More than eight months after officials in Newark, New Jersey, began handing out nearly 40,000 filters to help protect residents from elevated levels of lead, tests of three homes containing filters earlier this month showed that elevated lead levels in the water remained.
In a letter to Newark officials issued Friday, the Environment Protection Agency (EPA) said bottled water should be provided to residents "as soon as possible."
"The data suggest that use of the specific filtration devices distributed by Newark may not be reliably effective, in this particular situation, in reducing lead concentrations to below that standard. This means that we are unable at this time to assure Newark residents that their heath is fully protected when drinking tap water filtered through these devices," the EPA said in its letter.
Gov. Phil Murphy and Newark Mayor Ras Baraka released a joint statement Sunday evening stating they will be giving out bottled water to residents who have lead service lines, adding that they will need "support and assistance from the federal government if bottled water is to be provided and distributed to impacted residents."
For nearly three years, Newark has been battling a lead crisis. Since last October, the city has distributed 38,000 PUR filters to residents who have water flowing through old lead pipes -- some of which are more than 100 years old.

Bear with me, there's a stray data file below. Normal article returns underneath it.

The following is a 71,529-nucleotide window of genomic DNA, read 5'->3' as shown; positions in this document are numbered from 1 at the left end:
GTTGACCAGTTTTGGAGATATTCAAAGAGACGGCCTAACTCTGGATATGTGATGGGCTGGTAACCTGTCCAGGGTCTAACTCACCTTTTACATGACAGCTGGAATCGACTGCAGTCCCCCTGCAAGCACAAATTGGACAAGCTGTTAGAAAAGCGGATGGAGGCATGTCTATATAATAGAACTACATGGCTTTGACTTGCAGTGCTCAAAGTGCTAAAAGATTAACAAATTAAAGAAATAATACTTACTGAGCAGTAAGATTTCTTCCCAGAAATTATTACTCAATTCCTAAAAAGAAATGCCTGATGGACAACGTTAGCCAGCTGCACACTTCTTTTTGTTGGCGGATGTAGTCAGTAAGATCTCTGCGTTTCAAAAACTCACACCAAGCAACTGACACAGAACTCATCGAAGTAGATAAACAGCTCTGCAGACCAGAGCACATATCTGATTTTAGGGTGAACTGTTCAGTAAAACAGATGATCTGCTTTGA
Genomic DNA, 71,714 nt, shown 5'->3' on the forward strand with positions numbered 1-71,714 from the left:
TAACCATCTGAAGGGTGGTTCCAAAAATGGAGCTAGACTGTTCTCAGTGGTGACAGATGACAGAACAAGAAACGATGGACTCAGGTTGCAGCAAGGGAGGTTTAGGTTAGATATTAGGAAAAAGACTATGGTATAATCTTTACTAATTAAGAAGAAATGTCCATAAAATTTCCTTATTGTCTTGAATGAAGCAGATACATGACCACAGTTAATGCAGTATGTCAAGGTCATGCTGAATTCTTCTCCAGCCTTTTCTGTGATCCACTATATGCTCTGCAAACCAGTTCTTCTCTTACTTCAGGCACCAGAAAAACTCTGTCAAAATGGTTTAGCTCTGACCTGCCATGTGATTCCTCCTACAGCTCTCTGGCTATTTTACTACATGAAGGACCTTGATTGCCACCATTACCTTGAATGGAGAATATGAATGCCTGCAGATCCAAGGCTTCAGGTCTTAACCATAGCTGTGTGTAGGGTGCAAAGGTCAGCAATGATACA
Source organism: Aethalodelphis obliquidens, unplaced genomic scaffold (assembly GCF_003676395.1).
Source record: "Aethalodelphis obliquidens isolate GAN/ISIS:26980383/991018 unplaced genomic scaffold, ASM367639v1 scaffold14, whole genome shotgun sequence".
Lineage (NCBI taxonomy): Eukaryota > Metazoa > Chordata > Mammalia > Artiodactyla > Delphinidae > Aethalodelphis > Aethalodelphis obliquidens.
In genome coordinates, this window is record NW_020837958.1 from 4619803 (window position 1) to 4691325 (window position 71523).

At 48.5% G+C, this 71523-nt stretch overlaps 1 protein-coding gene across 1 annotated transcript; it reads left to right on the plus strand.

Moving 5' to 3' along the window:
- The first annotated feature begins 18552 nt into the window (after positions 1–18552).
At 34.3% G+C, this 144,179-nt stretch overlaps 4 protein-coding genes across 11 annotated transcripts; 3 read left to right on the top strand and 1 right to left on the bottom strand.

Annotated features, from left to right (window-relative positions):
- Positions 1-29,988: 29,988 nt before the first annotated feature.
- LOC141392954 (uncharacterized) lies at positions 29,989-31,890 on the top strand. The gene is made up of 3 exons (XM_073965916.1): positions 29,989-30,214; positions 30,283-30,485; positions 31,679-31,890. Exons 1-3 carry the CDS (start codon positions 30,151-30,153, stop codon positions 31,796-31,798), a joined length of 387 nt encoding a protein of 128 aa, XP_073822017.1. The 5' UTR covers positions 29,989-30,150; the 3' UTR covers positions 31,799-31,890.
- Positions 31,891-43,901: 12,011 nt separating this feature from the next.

However, tests done by the EPA in three homes using the filters found that two showed lead levels exceeding 15 parts per billion, the federal and state drinking water standard. While officials have acknowledged the small sample size used in this testing as part of a larger ongoing study by the city of Newark to determine the effectiveness of their new corrosion control treatment, in a statement to ABC News, an EPA spokesperson said that "out of an abundance of caution" residents should use water bottles for drinking and cooking.
"This is part of a study that the City of Newark began in May 2019 to determine the effectiveness of their new corrosion control treatment (CCT) to help reduce lead in drinking water," a EPA spokesperson said. "The samples were not collected for the purpose of testing filter effectiveness. They were collected as a result of a study looking at the corrosion control treatment in the system, for which they are sampling at the three homes. Through the study, the City was conducting strategic baseline sampling at three homes in different parts of the city."
On Saturday, Baraka held a press conference saying it is too soon to know the cause of why the filters aren't working. He added that they are hoping these tests were an "anomaly" -- especially since these filters are both nationally certified and used across the country.
"All options are on the table," Baraka said. "Any course of action that we need to take to rectify this, until our corrosion control inhibitor begins to be optimized, until we change every lead service line, everything is on the table in terms of what we need to do to make our residents safe."
During the press conference, he repeatedly urged residents to flush the water for five minutes before using the filters. He did not mention the request he received from the EPA the day prior for bottled water distribution.
The Natural Resources Defense Council (NRDC), along with an association of city educators, filed a lawsuit in 2018 against Newark and the state of New Jersey claiming that their handling of the lead crisis has resulted in dangerous lead levels in Newark's drinking water.
The goal of the lawsuit is to ensure that Newark's most vulnerable residents get bottled water or that the city expands its filter program, including helping with installation. The hearing on their motion starts Thursday.
Newark handing out bottled water as filters appear to fail to keep lead out
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